17:58

But this is real. Right. So because we're in these breakouts, right. And, and, and everyone sort of sort of, you know, working through the these themes together. And and yeah, as the day closes, right, we'll we'll look across, you know, it'll be interesting to look across all of the groups, we haven't seen where the common themes, all right,

18:16

I gotta tell you, it's gonna be it's gonna be interesting. And for once, to use a sports analogy, this, this particular product waves Facebook, by the way, can I get a wave space?

18:26

You want a wave space?

18:27

I do. Everybody wants a wave space? Well, that's not an answer that I want my wave space anyway, they're gonna move the ball forward, you're going to take this energy of these people who are, they've got their own life, they've, they're doing their own thing, but you're going to be able to capture it, communicate it, and really prioritize what's impacting, in this particular case, Northeast Ohio. Now from a manufacturing perspective.

18:51

Absolutely, absolutely. And, you know, a big part of this is, you know, one make it real, right? We're talking about real, you know, real issues, like, even in the past two weeks. Yeah. Since the hub, open, the number of discussions I've had with with, you know, people passing through it around, like, the labor shortage, right, and how do we deal with getting the right talent to work in our plants and work in our facilities? Right, it's, it's, it's real, that's on everyone's minds, right. So so, you know, at least being able to get local leaders, business leaders together and have a real discussion and share ideas around, you know, what's what's working for you? What's working for you? It's, it's,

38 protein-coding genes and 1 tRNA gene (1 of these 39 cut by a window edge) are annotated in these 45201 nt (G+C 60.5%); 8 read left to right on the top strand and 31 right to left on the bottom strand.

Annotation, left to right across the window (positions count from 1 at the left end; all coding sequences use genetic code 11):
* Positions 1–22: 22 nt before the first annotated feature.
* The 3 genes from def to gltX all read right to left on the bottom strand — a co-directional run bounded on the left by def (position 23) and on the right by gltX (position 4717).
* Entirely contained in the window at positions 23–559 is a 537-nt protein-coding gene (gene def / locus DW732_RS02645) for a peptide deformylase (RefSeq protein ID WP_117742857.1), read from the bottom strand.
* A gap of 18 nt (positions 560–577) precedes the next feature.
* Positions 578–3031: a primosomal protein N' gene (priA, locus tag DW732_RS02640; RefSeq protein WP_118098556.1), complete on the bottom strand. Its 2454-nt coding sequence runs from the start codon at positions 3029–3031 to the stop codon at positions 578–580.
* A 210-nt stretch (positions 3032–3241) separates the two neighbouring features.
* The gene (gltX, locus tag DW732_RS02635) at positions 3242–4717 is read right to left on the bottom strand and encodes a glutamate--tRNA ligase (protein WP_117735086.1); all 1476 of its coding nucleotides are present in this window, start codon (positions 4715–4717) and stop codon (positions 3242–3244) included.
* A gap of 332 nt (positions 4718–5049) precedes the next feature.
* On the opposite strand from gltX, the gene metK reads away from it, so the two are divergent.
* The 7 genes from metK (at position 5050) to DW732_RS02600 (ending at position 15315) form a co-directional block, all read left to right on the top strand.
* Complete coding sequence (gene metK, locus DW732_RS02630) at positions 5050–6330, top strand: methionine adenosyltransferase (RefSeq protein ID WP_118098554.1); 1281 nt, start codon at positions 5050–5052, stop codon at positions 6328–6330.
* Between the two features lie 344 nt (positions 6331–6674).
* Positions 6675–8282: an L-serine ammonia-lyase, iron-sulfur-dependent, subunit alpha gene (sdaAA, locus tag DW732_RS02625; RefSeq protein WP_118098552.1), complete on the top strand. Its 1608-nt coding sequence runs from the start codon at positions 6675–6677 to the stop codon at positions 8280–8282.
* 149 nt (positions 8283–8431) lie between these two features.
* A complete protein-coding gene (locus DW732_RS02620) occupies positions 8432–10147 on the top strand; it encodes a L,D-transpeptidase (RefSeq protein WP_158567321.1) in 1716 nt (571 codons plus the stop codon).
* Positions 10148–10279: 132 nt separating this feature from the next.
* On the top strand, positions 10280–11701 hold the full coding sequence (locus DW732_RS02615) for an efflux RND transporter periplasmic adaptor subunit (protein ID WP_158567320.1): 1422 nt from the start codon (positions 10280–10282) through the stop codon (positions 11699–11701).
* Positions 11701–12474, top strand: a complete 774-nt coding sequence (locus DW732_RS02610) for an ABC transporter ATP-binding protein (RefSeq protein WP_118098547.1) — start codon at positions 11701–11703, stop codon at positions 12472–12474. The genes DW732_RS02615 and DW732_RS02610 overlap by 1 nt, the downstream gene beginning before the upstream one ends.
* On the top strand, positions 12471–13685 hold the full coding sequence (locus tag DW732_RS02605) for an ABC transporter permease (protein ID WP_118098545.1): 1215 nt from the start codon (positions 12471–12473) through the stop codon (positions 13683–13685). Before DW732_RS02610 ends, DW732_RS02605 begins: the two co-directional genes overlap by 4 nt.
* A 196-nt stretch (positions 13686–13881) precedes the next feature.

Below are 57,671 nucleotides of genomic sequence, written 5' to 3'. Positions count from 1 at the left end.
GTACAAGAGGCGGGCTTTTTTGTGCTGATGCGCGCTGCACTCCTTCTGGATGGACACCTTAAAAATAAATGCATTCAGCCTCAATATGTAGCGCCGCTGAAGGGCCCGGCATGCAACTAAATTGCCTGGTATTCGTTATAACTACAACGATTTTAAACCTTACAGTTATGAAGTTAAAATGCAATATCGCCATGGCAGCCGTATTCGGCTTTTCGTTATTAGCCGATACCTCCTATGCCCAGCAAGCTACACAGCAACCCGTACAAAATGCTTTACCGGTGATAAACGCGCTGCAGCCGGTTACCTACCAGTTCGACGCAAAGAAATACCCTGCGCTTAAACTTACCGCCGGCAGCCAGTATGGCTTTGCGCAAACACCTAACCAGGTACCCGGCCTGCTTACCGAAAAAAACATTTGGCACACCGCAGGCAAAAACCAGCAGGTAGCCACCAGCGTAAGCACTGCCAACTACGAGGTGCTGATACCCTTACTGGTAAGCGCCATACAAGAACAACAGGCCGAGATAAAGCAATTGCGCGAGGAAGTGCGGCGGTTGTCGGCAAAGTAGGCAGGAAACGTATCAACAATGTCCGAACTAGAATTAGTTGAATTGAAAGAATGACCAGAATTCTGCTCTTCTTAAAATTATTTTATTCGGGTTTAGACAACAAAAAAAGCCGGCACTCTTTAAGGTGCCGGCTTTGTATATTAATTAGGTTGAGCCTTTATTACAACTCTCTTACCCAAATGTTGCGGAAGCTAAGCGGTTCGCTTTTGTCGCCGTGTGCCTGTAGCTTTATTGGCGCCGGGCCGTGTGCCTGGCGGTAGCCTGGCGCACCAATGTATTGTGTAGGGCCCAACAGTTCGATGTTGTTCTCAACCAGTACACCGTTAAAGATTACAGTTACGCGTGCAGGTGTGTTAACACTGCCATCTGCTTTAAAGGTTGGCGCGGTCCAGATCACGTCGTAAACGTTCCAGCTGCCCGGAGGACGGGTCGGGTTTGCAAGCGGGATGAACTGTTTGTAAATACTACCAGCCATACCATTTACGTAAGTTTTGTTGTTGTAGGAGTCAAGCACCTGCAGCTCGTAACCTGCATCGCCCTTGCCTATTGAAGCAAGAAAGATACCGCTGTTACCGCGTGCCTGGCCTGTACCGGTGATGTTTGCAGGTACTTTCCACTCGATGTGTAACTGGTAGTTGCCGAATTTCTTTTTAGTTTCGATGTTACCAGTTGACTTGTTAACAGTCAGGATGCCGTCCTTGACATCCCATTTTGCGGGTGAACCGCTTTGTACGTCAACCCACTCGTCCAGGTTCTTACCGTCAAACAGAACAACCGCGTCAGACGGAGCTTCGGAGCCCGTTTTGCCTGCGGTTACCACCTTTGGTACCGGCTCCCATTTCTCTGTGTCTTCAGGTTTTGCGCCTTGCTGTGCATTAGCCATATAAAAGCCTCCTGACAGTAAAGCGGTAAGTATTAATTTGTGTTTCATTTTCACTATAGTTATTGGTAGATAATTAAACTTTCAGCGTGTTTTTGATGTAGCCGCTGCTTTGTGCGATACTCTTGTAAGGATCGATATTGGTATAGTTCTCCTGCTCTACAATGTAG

19:31

it's great. See, so, you know, we've talked about the bad stuff that's happened with the pandemic, okay, got it. No, and I got to talk about it. But the one thing that is really sort of positive is you brought up a good point, there is this need to collaborate, what's working for you what's working for, and being able to share that in a in a way that that can be received and help solve problems that people are dealing with? And so, I like that. I think that that's a powerful Positive than any we got something like this product that we're talking about here this wave space, right? I just I just love the fact that you are moving forward, you're providing solutions providing insights

20:11

when and you to me, you know, cool. Yeah, part of the success for today, right is if we close out today's session, right one of one of the things I always, you know, want to hear is when participants show, you know, stand up, and they say, this was today was a great start. And we want to figure out how to continue this dialogue. And that's, that's pretty cool. Yeah, it's a great thing. It's like, let's get everybody in the room. Get everyone talking. Make the connections. Yes, folks go home. Come back. Again. It's like, let's pick up where we left off.

20:43

So somebody's listening out there. I'm a manufacturer, I want to talk to Brent, how do I get a hold of you.

20:49

So check out he wired.com/innovation. Hub, and got a website, reach out to us there gladly talk to you about what we do at the hub, talk to you about the wave space experience all day long.